June 2014: American energy

Three developments throw the world monetary scene into stark relief. This represents an apt juxtaposition marking OMFIF’s first Main Meeting in North America, at the St. Louis Federal Reserve Bank, and also the appearance of the 50th Monthly Bulletin since OMFIF was established in January 2010. First, the gradual retreat from massive US monetary easing, in the form of Federal Reserve ‘tapering’, appears to be proceeding relatively smoothly, although the important watershed of higher US policy rates next year still has to be faced. Second, shortly after significant austerity-induced setbacks for established European parties at the European parliament elections on 22- 25 May, the European Central Bank is on the cusp of a highly symbolic interest rate reduction into negative territory – a sign of how much is going wrong with the Old Continent’s vaunted recovery. Third, India, one of the brightest hopes among emerging market economies, has (like several of its peers) fallen upon disappointing times. New Prime Minister Narendra Modi, a possible statesman with a lot to prove, is taking the helm. In the June edition, we attempt to do justice to all three of these episodes. A recurring theme is, depending on your point of view, alarming or reassuring – and brings risks as well as some comfort. The world knows that the US remains the international economic, financial and monetary No. 1 – sometimes, in spite of itself. James Bullard describes how US monetary policy, up to now at least, appears to be on an even keel. Stuart Mackintosh writes on the inevitable penalties for economically weaker states brought by lack of international monetary reform. Darrell Delamaide believes US financial power has helped bring Russian President Vladimir Putin to relative quiescence over Ukraine.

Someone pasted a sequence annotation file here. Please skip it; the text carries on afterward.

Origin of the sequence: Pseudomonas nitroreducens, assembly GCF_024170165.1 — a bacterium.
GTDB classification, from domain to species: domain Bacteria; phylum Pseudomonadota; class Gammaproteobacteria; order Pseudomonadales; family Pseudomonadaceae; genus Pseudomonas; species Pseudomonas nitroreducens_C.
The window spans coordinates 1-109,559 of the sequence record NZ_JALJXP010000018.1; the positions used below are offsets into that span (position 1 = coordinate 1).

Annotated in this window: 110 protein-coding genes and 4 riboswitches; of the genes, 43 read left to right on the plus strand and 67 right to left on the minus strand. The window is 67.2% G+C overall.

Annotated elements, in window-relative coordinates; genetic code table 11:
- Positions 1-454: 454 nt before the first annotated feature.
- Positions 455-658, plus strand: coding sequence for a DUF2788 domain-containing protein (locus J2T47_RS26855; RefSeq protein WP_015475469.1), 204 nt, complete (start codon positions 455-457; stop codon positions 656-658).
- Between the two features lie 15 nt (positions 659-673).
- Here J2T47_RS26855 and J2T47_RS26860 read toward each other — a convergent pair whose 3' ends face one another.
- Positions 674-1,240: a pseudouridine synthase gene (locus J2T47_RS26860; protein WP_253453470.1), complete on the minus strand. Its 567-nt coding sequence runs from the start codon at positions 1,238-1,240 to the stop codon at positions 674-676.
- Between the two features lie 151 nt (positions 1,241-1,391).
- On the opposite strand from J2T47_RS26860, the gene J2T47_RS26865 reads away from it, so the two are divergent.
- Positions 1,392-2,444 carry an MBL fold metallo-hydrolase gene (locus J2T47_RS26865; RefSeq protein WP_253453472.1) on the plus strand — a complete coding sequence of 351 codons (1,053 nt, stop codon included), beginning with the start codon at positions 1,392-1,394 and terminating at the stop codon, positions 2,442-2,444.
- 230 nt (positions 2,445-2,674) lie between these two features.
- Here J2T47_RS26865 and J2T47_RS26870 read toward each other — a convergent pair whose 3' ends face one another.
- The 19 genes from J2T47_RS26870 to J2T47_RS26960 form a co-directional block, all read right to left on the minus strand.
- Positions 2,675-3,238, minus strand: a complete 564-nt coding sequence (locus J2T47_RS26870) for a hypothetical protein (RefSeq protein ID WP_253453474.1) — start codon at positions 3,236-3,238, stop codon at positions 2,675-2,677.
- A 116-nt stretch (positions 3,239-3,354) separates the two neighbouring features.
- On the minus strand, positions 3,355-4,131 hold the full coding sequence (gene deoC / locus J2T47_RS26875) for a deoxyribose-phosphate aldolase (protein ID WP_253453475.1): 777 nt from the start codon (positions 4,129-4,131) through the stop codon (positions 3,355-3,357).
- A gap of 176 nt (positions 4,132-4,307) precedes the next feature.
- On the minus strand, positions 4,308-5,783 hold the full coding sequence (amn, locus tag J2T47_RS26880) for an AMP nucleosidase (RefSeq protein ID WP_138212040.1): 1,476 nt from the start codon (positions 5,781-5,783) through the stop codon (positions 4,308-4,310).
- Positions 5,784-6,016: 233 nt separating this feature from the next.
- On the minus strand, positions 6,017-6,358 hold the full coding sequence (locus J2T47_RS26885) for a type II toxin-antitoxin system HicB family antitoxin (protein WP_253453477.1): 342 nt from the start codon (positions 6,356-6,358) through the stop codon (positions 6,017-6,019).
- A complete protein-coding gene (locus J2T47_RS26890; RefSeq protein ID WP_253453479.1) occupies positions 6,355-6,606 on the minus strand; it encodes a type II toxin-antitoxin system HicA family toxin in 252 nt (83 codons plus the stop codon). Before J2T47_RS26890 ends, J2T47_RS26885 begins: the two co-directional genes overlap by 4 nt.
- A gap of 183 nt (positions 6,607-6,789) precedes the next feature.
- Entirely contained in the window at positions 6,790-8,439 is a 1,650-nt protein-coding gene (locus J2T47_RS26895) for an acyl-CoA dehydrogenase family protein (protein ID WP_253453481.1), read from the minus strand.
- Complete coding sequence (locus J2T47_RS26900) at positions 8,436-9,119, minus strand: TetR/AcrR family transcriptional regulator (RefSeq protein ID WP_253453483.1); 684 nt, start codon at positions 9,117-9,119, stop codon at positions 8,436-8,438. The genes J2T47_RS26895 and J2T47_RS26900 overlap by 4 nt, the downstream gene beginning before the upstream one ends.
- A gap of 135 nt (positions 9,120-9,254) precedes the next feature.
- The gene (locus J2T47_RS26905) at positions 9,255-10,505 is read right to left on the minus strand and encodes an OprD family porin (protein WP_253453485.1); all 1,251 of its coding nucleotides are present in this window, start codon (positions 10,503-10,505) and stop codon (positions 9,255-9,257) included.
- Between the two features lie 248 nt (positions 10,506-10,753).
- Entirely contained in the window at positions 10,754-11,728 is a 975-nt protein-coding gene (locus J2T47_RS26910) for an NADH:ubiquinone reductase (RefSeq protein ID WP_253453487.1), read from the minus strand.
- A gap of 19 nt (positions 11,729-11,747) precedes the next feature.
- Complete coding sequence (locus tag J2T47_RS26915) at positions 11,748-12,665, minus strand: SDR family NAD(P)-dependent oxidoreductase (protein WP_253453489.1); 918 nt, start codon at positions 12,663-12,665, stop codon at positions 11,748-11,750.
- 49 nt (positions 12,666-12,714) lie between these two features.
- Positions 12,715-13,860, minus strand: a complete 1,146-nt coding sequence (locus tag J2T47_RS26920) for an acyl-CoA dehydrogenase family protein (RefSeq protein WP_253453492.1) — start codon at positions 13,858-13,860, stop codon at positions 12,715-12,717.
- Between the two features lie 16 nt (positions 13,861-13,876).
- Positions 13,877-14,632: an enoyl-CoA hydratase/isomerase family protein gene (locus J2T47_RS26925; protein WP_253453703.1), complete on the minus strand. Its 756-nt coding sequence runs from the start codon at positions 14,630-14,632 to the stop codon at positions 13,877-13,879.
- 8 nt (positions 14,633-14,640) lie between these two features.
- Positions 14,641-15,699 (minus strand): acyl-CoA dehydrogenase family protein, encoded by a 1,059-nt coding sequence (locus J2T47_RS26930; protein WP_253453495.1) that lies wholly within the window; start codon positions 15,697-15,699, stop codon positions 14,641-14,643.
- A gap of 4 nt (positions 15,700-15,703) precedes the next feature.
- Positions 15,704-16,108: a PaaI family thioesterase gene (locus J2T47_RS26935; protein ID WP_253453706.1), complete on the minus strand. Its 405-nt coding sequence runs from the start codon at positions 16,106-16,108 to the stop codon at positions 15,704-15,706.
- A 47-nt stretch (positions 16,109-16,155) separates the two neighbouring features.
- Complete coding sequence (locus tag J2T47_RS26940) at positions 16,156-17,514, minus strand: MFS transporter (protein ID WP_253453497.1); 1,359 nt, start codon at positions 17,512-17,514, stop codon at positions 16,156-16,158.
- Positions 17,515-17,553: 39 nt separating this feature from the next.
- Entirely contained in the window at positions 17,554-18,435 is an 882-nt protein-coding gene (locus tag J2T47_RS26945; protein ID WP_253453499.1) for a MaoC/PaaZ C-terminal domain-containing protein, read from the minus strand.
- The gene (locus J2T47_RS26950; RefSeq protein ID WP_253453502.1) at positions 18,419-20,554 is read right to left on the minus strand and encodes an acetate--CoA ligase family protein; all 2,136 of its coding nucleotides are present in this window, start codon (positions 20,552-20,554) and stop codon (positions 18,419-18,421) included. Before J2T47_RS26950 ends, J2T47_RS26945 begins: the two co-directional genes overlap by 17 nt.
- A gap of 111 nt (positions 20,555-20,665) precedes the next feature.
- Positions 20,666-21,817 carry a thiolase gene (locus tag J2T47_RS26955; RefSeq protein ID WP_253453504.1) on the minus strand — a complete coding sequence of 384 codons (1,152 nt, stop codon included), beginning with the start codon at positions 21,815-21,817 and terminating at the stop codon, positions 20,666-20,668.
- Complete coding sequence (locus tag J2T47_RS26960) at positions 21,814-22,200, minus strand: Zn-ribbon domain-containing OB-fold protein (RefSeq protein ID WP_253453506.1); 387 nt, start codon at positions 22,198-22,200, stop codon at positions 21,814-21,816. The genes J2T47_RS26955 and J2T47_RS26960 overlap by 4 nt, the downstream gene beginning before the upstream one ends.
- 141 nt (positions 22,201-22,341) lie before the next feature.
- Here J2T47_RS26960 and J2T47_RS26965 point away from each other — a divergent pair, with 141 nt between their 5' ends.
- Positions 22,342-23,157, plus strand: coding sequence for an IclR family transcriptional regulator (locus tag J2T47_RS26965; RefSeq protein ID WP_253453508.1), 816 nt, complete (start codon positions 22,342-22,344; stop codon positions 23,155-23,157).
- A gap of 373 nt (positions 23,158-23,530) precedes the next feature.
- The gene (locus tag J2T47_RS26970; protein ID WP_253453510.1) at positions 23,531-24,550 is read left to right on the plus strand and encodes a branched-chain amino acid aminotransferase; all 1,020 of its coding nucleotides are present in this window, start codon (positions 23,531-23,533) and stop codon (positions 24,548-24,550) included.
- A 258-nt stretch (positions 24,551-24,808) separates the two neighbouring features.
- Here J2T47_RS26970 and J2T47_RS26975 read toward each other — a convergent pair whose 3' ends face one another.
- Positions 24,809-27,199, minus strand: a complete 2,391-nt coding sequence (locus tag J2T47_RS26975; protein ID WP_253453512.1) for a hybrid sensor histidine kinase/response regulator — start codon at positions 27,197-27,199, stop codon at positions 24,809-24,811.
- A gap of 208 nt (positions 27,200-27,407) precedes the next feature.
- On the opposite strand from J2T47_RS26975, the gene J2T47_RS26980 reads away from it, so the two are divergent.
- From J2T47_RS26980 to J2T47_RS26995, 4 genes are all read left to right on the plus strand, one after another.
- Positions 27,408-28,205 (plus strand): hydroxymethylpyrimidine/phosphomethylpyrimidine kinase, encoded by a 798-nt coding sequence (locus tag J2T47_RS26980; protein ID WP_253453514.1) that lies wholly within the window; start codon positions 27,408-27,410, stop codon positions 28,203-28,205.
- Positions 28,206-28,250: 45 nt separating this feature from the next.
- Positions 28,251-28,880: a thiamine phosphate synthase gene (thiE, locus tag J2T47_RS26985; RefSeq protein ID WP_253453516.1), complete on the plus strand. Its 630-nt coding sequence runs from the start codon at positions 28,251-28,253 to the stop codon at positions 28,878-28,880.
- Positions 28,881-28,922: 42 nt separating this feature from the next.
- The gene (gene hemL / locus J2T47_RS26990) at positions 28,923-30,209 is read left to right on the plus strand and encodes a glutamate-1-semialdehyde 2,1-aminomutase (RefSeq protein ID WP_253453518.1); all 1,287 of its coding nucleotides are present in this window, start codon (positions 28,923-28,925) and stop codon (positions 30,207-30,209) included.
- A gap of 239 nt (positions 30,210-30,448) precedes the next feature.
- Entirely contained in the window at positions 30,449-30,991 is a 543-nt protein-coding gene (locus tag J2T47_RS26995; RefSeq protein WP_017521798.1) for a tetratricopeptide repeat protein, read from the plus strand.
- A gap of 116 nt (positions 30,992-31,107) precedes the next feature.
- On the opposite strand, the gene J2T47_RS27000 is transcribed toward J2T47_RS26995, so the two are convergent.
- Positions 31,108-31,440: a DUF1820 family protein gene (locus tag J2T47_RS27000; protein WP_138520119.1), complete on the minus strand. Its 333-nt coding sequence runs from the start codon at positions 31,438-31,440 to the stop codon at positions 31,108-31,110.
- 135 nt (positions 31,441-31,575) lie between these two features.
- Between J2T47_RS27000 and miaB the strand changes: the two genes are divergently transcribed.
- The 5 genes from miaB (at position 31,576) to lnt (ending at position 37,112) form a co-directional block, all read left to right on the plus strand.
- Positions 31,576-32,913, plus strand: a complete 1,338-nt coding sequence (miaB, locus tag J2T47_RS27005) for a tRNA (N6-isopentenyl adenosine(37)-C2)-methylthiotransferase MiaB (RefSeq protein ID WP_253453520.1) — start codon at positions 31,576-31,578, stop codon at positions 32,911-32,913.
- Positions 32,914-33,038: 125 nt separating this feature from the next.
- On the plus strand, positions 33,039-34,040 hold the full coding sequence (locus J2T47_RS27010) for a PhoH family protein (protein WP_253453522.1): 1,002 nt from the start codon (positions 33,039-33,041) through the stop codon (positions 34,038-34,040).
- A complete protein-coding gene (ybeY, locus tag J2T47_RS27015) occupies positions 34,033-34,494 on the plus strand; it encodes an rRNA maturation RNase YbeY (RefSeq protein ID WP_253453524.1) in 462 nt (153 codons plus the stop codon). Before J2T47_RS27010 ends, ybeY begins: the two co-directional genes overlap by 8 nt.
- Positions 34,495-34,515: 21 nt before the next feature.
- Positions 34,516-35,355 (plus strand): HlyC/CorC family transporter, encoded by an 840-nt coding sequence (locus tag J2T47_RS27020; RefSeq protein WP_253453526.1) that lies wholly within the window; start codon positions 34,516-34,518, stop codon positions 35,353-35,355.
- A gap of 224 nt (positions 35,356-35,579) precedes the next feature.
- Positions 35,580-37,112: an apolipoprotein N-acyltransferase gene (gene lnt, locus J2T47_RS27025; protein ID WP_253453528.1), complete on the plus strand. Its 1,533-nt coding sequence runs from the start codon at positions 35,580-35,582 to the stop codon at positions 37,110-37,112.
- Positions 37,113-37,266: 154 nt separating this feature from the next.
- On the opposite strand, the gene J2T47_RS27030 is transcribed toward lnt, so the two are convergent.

The balance of energy power caused by worries over Russian supply dependence is one factor holding Europe in thrall at a time of low growth and even lower political cohesion. Vicky Pryce ponders tentative moves towards greater coordination on European energy policy. Jürgen Krönig laments Germany’s failure to forge a convincing line on energy, which he thinks will cost Europe’s industrial powerhouse dear. Gabriel Stein returns to a familiar theme – the all-too-obvious frailties of central bankers’ attempts to steer interest rate projections through so-called ‘forward guidance’. On India, Meghnad Desai sketches out a hopeful future for Modi, where ability to press forward with privatisation will be a strong condition for success. Michael Power expounds on a novel way of assessing emerging market investment prospects. Graham Hacche reviews Timothy Geithner’s memoir on how US interventionism helped (just about) overcome the last financial crisis. These are lessons well worth learning, for we know there’ll be another one.

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